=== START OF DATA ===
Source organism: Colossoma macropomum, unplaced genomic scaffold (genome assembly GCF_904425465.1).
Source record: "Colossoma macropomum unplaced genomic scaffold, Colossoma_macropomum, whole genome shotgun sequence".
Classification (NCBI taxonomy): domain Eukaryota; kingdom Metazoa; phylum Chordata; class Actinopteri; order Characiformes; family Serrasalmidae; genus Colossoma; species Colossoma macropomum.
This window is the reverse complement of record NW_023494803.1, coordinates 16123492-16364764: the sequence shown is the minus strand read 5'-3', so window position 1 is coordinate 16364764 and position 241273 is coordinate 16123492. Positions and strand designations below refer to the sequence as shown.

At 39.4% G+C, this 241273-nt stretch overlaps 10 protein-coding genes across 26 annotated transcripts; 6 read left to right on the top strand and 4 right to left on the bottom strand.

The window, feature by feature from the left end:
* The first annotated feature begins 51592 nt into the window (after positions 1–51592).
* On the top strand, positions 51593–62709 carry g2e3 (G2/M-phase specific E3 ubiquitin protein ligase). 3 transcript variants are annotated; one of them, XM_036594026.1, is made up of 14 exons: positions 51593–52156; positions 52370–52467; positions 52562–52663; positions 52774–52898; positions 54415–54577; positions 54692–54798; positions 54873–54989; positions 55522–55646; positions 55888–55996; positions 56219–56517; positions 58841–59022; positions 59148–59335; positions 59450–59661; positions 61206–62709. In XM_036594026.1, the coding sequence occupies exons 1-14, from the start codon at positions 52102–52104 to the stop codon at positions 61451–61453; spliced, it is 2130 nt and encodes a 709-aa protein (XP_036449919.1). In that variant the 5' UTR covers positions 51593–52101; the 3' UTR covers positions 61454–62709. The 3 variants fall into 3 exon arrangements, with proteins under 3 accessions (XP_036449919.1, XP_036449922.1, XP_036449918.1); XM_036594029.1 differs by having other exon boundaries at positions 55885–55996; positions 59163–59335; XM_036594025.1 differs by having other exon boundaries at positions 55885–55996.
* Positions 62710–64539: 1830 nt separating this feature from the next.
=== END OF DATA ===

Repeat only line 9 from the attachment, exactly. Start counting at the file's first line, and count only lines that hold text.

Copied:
* Positions 62710–64539: 1830 nt separating this feature from the next.